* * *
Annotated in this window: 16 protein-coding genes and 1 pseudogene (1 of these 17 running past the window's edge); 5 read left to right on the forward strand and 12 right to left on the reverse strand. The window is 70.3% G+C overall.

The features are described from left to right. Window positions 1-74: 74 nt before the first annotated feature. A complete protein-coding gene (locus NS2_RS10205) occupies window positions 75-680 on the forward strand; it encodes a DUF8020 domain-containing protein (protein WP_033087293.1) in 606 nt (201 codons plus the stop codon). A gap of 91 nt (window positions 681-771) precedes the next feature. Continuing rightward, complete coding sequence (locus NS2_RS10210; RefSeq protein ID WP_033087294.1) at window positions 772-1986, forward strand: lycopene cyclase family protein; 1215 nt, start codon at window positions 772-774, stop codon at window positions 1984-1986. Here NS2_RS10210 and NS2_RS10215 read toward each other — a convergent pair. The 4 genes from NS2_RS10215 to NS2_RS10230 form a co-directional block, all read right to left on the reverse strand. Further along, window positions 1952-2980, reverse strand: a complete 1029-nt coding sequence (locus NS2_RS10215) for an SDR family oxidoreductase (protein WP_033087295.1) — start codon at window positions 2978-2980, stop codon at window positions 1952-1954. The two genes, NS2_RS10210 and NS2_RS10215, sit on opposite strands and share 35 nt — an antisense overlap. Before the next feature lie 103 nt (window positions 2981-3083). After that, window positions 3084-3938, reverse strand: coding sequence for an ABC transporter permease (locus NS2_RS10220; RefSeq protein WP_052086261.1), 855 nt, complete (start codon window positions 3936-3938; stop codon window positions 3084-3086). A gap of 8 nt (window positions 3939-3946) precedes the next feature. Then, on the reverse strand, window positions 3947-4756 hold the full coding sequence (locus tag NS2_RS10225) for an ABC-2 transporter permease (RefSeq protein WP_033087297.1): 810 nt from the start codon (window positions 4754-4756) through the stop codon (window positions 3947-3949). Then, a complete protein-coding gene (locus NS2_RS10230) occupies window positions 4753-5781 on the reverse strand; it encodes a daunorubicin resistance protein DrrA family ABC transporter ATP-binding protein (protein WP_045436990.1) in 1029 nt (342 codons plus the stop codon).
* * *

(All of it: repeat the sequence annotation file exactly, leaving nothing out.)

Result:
Annotated in this window: 16 protein-coding genes and 1 pseudogene (1 of these 17 running past the window's edge); 5 read left to right on the forward strand and 12 right to left on the reverse strand. The window is 70.3% G+C overall.

The features are described from left to right. Window positions 1-74: 74 nt before the first annotated feature. A complete protein-coding gene (locus NS2_RS10205) occupies window positions 75-680 on the forward strand; it encodes a DUF8020 domain-containing protein (protein WP_033087293.1) in 606 nt (201 codons plus the stop codon). A gap of 91 nt (window positions 681-771) precedes the next feature. Continuing rightward, complete coding sequence (locus NS2_RS10210; RefSeq protein ID WP_033087294.1) at window positions 772-1986, forward strand: lycopene cyclase family protein; 1215 nt, start codon at window positions 772-774, stop codon at window positions 1984-1986. Here NS2_RS10210 and NS2_RS10215 read toward each other — a convergent pair. The 4 genes from NS2_RS10215 to NS2_RS10230 form a co-directional block, all read right to left on the reverse strand. Further along, window positions 1952-2980, reverse strand: a complete 1029-nt coding sequence (locus NS2_RS10215) for an SDR family oxidoreductase (protein WP_033087295.1) — start codon at window positions 2978-2980, stop codon at window positions 1952-1954. The two genes, NS2_RS10210 and NS2_RS10215, sit on opposite strands and share 35 nt — an antisense overlap. Before the next feature lie 103 nt (window positions 2981-3083). After that, window positions 3084-3938, reverse strand: coding sequence for an ABC transporter permease (locus NS2_RS10220; RefSeq protein WP_052086261.1), 855 nt, complete (start codon window positions 3936-3938; stop codon window positions 3084-3086). A gap of 8 nt (window positions 3939-3946) precedes the next feature. Then, on the reverse strand, window positions 3947-4756 hold the full coding sequence (locus tag NS2_RS10225) for an ABC-2 transporter permease (RefSeq protein WP_033087297.1): 810 nt from the start codon (window positions 4754-4756) through the stop codon (window positions 3947-3949). Then, a complete protein-coding gene (locus NS2_RS10230) occupies window positions 4753-5781 on the reverse strand; it encodes a daunorubicin resistance protein DrrA family ABC transporter ATP-binding protein (protein WP_045436990.1) in 1029 nt (342 codons plus the stop codon).